Thursday, 28 March 2013

Historic Photographs of Korea

In lieu of more travel-based photos (I recently enjoyed a very rare sightseeingless weekend), here are some historic photos of Korea from across the last 150 years. I found them at various sites on the internet, the URLs of which I've posted at the bottom of the post.

One of the oldest photos of Korea shows a Joseon era military general sitting atop a strange, one-wheel sedan chair, 1863.
Villagers gathering to see western women, 1863.
The port of Incheon in the 1880s.
A public school in Seoul, 1919, long before the days of hagwons and English teachers.
Emperor Gojong, who ruled the short-lived Korean Empire during the first decade of the twentieth century.
People sharing food, around the turn of the twentieth century.
A town in the Korean Empire.

An institute for blind and disabled children, 1903.

A street scene in the early 1900s. A woman can be seen using a basket as a parasol.
A chicken farmer, around 1900.
Between 1910 and 1945 Korea was ruled by Japan. This photo shows Japanese soldiers marching near a city gate.
Myeongdong District, Seoul, under the Japanese Empire. Check out this photo to see how Myeongdong looks today.
Korean "Comfort Women" under the Japanese Empire. While Japan claimed these women volunteered their services to the Empire, many of the former prostitutes later testified that they were coerced, deceived, or kidnapped from their homes, and forced into the industry. Once recruited, the women were posted in "comfort stations" throughout the Japanese occupied territories, where they were frequently raped and beaten by Japanese soldiers. Around three quarters of comfort women died, and many survivors were left infertile due to sexual trauma or disease. Though the Japanese government has since made several formal apologies and provided compensation to victims, it's understandable why many Koreans find it hard to forgive the country.
Some tiger hunters in the countryside during the 1920s. Until relatively recently Siberian tigers were quite abundant throughout the the Korean peninsula. Now there remain no wild tigers in South Korea, and only around ten still wander freely in the mountains of North Korea.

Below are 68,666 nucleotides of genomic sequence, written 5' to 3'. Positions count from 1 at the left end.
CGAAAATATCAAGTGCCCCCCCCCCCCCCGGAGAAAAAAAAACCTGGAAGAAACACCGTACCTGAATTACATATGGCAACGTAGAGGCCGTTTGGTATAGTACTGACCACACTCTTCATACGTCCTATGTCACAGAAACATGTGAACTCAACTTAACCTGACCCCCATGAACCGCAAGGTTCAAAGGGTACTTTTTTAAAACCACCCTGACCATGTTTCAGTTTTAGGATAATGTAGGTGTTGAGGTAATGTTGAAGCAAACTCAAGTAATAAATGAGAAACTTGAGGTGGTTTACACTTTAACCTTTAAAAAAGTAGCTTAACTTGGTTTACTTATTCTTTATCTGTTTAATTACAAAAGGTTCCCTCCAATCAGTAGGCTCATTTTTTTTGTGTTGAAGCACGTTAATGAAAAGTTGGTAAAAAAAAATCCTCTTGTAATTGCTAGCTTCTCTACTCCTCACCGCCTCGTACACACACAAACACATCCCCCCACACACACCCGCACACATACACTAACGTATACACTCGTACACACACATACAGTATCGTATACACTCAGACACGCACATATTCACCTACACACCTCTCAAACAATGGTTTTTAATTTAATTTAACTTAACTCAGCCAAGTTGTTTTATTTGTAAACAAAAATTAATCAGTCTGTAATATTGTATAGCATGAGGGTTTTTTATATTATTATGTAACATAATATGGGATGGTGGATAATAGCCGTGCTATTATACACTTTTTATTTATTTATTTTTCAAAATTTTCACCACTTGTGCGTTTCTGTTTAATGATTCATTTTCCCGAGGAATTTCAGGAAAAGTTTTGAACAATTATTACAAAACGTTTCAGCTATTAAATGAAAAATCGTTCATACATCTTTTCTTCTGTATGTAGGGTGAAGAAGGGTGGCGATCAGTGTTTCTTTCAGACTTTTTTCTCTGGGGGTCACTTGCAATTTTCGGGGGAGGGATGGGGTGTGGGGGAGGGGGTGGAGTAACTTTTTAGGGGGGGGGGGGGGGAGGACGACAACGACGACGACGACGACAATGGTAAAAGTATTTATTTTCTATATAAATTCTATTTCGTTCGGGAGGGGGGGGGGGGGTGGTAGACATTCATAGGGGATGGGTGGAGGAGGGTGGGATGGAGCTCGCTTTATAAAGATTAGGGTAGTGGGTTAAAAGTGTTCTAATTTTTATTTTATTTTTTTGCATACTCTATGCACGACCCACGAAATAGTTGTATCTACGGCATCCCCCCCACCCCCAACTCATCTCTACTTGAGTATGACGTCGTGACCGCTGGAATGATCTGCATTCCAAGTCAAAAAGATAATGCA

Used in warfare since ancient times, archery has a long tradition in Korea, and it became a leisure activity during the early twentieth century. Even today, South Korea dominates in the sport at the Summer Olympics and other big sporting tournaments.
A western nun with Korean converts. Protestant and Catholic missionaries brought their religion to Korea during the 1880s, and established many schools, orphanages, hospitals, universities and churches throughout the country. Under Japanese occupation, christians became strongly associated with the independence movement, lending legitimacy to the religion, and it became particularly popular during South Korea's modernisation in the 1960s and 1970s. Today, though South Korea's population remains predominately nonreligious, almost a third of South Koreans describe themselves as Christian, surpassing even Buddhism (though it should be noted that contemporary Korean culture remains much more strongly influenced by Buddhist and Confucian ideals than by Christian ones).
The March 1st Demonstrations, taking place in 1919, were one of the earliest displays of public resistance against Japanese occupation. Tens of thousands of Koreans were killed or injured during the protests, and many surviving activists were faced with the abysmal conditions of Seodaemun Prison, which I visited last month.
After Japan was forced to withdraw from Korea in the wake of World War II, the Soviets and the Americans partitioned the peninsula into two opposing states, resulting in the Korean War. The picture above shows a tired Korean girl carrying her brother on her back near a stalled M-26 tank, 1951.
Thousands of families were forced to flee from one side of the country to the other as the frontline moved up and down the peninsula.
A battlefield in Seoul as South Korean soldiers attempt to recapture the capital.
Slaughtered South Korean peasants and prisoners of war, 1952.
General Douglas MacArthur, seen sitting in the front seat of the jeep, was leader of the US Army during the Korean War, until he was relieved of duty by President Truman in 1951.
In the decades following the end of the war, thousands of US troops remained in South Korea to help rebuild the country while keeping peace with the North.
Marilyn Monroe performing for American soldiers in Korea.

Kids line up for food rations in the devastated capital following the war.
A suburb of Seoul in the 1960s.
The 1960s saw the erection of giant apartment blocks and skyscrapers, changing the landscapes of Seoul and other large Korean cities.
A soldier checks the length of a woman's skirt. From the 1960s to the 1980s South Korea was ruled by a series of military dictatorships.
Koreans riot against their government in the 1980s.
Seoul's Summer Olympics of 1988, marking a new period of optimism for South Korea.
And that about does it. Here are the websites I obtained the photos from:

Seoulistic.com
US National Archives
Okinawa Soba on Flickr
Blog.Daum.Net
AsianHistory.about.com
Busanhaps.com

3 comments:

  1. Amazing stuff. I love rarely seen pictures!

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  2. Great page and I love seeing the earlier pictures. I live in Seoul and am always amazed how much change takes place here over the years.

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